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Reflector Heat Shield, Basement wood stove


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Gidday all,

I could use some of the vast knowledge base that is TIJ.

I have an approx 1800btu wood stove hooked up and certified in my basement. I did this two years ago. Works great. Gets up to 400f quickly and not much problems with back draft (friggin furnace), I think I have my aux heating solved, to this point. What I want to do is stop using my drywall as a heat sink.

The stove sits in the corner of the basement atop a 2" thick pad of slate thats cemented down to the basement pad and grouted. It is away from both walls as per MII, plus 2" (safety). All piping I used is double wall and not an issue. My issue is the drywall gets hotter than I feel comfortable with. The paint is feeling it as well.

I am thinking if I could add a nice looking reflecting heat shield, out of masonry (?), air gap between it and the drywall. I say masonry to steer away from sheet metal. Could I make a wall starting in the corner and maybe step down as it moves away from said corner.

Something that fits into the 'fit, form and function'. Obviously it needs to stand up to the heat, but I would like it to look nice as well. Any ideas.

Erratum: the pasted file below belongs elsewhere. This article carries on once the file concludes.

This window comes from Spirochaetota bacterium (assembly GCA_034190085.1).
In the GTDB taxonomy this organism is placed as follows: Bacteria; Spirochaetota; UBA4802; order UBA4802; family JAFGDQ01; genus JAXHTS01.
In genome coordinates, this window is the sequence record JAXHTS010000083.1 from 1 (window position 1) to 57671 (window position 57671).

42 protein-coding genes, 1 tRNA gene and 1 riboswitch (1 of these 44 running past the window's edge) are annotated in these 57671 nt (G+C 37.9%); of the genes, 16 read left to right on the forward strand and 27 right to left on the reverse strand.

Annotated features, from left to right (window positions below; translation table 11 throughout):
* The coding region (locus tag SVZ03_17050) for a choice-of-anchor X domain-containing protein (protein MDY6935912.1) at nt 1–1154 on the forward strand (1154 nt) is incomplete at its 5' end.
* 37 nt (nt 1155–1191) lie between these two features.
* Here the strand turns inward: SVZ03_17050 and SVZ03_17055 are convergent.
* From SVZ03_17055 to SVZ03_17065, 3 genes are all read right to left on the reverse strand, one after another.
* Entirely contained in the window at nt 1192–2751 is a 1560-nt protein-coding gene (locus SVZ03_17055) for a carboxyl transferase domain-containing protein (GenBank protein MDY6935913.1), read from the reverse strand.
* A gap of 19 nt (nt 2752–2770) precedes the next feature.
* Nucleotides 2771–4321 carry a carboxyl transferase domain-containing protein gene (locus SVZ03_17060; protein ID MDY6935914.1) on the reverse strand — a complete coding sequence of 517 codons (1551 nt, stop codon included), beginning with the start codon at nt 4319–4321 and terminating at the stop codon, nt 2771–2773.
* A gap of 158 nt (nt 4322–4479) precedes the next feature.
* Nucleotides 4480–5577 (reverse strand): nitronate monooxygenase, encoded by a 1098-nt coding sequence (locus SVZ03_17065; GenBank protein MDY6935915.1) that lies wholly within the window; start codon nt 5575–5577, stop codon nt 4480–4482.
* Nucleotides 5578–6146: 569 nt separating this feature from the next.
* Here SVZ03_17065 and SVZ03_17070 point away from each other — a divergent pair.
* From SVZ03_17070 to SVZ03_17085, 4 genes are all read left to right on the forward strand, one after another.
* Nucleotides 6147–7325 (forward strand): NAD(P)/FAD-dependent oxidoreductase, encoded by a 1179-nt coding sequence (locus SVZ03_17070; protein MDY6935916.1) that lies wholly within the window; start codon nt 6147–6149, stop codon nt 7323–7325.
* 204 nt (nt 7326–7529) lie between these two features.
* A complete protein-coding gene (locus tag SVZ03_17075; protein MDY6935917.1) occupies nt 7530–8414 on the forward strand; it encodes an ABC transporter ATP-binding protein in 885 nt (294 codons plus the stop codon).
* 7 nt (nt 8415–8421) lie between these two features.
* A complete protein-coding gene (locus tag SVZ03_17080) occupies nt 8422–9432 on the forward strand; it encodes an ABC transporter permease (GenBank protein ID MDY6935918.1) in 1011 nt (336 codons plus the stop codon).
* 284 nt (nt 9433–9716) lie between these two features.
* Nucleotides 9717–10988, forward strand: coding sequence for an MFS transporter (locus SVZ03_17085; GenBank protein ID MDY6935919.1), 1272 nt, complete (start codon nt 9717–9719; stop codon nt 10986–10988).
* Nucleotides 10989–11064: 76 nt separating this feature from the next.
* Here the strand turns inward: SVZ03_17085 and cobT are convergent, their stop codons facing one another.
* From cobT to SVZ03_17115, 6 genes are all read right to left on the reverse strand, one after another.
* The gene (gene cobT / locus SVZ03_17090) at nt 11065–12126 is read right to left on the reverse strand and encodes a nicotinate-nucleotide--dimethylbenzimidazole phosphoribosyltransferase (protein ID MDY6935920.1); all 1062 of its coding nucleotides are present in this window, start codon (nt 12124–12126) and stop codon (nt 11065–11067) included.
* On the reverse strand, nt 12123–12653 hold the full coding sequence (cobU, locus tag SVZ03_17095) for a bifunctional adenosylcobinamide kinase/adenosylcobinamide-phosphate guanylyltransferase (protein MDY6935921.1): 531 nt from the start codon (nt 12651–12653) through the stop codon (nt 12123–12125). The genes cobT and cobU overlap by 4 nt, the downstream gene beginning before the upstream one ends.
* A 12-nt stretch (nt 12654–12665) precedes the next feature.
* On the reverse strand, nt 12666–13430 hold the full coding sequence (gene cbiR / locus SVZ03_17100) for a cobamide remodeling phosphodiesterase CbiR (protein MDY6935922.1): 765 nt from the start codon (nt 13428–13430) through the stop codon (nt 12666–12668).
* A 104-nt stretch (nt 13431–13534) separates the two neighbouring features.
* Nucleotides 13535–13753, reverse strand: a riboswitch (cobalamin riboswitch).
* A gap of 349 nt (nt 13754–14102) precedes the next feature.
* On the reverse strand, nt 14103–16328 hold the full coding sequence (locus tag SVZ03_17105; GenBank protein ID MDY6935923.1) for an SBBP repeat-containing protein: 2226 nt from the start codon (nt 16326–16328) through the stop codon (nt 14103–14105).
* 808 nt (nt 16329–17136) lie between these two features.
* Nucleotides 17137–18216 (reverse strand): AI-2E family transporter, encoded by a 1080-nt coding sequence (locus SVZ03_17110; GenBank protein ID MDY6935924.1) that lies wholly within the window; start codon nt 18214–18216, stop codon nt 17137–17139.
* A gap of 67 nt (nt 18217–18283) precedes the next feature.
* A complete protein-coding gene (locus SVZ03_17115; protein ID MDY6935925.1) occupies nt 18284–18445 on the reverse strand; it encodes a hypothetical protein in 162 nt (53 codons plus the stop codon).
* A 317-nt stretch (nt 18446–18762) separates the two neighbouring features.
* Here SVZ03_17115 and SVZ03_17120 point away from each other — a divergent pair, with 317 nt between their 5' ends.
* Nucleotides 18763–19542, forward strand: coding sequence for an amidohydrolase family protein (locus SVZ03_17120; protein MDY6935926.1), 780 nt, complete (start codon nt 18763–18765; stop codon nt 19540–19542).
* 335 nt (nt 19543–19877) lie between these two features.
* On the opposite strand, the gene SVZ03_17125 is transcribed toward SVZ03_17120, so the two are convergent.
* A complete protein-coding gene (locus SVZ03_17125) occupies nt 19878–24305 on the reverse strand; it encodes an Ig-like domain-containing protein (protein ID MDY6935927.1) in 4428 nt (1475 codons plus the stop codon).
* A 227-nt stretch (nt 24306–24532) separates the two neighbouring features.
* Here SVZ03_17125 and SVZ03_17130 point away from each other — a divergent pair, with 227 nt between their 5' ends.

thanks

steve

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If I was worried about the wall getting too hot (to it's flash point), then I'd be doing a clearance reduction installation with either brick or metal. The brick is going to just absorb a great amount of heat and not reflect it into the room that well, at least in my opinion. Once the fire goes out, the mass of warm/ hot brick will still heat that room for at least a while.

If I just wanted to circulate heat better, and had a set up like yours, I would buy one of these:http://www.northlineexpress.com/itemdesc.asp?ic=5NC-MH-6R , http://www.northlineexpress.com/itemdes ... c=5VZ-HR-6 or something similar.

My buddy has one in his shop, and I'm impressed.

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If I just wanted to circulate heat better, and had a set up like yours, I would buy one of these: http://www.northlineexpress.com/itemdes ... c=5VZ-HR-6 or something similar.